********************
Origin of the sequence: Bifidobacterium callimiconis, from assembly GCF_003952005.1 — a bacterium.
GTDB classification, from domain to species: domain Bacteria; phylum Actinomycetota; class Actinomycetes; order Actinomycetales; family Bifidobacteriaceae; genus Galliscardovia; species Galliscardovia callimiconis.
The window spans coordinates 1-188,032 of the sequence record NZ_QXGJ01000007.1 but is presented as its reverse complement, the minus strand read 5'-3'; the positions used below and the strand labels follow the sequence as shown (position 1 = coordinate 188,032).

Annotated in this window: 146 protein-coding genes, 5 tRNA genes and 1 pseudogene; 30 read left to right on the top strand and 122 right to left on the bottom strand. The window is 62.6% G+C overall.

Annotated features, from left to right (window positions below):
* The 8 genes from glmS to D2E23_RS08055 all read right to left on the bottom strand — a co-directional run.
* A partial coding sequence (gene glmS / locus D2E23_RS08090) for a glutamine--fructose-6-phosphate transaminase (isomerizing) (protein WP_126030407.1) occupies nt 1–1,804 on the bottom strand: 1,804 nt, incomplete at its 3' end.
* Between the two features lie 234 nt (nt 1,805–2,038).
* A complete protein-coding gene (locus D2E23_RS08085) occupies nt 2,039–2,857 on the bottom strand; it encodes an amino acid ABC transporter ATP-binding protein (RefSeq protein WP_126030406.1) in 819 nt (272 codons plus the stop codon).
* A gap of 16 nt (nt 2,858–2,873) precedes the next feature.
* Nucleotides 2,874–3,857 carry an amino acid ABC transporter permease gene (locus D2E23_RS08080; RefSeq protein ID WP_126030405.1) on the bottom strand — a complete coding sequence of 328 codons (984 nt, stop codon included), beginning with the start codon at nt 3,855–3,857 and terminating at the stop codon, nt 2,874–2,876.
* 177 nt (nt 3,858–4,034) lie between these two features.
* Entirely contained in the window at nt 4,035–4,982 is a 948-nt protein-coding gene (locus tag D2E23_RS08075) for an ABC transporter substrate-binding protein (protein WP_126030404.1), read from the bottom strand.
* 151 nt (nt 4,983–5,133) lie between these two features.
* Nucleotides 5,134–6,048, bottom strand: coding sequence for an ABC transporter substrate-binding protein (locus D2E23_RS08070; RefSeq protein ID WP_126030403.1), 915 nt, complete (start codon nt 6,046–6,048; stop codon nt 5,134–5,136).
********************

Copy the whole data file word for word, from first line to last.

Origin of the sequence: Bifidobacterium callimiconis, from assembly GCF_003952005.1 — a bacterium.
GTDB classification, from domain to species: domain Bacteria; phylum Actinomycetota; class Actinomycetes; order Actinomycetales; family Bifidobacteriaceae; genus Galliscardovia; species Galliscardovia callimiconis.
The window spans coordinates 1-188,032 of the sequence record NZ_QXGJ01000007.1 but is presented as its reverse complement, the minus strand read 5'-3'; the positions used below and the strand labels follow the sequence as shown (position 1 = coordinate 188,032).

Annotated in this window: 146 protein-coding genes, 5 tRNA genes and 1 pseudogene; 30 read left to right on the top strand and 122 right to left on the bottom strand. The window is 62.6% G+C overall.

Annotated features, from left to right (window positions below):
* The 8 genes from glmS to D2E23_RS08055 all read right to left on the bottom strand — a co-directional run.
* A partial coding sequence (gene glmS / locus D2E23_RS08090) for a glutamine--fructose-6-phosphate transaminase (isomerizing) (protein WP_126030407.1) occupies nt 1–1,804 on the bottom strand: 1,804 nt, incomplete at its 3' end.
* Between the two features lie 234 nt (nt 1,805–2,038).
* A complete protein-coding gene (locus D2E23_RS08085) occupies nt 2,039–2,857 on the bottom strand; it encodes an amino acid ABC transporter ATP-binding protein (RefSeq protein WP_126030406.1) in 819 nt (272 codons plus the stop codon).
* A gap of 16 nt (nt 2,858–2,873) precedes the next feature.
* Nucleotides 2,874–3,857 carry an amino acid ABC transporter permease gene (locus D2E23_RS08080; RefSeq protein ID WP_126030405.1) on the bottom strand — a complete coding sequence of 328 codons (984 nt, stop codon included), beginning with the start codon at nt 3,855–3,857 and terminating at the stop codon, nt 2,874–2,876.
* 177 nt (nt 3,858–4,034) lie between these two features.
* Entirely contained in the window at nt 4,035–4,982 is a 948-nt protein-coding gene (locus tag D2E23_RS08075) for an ABC transporter substrate-binding protein (protein WP_126030404.1), read from the bottom strand.
* 151 nt (nt 4,983–5,133) lie between these two features.
* Nucleotides 5,134–6,048, bottom strand: coding sequence for an ABC transporter substrate-binding protein (locus D2E23_RS08070; RefSeq protein ID WP_126030403.1), 915 nt, complete (start codon nt 6,046–6,048; stop codon nt 5,134–5,136).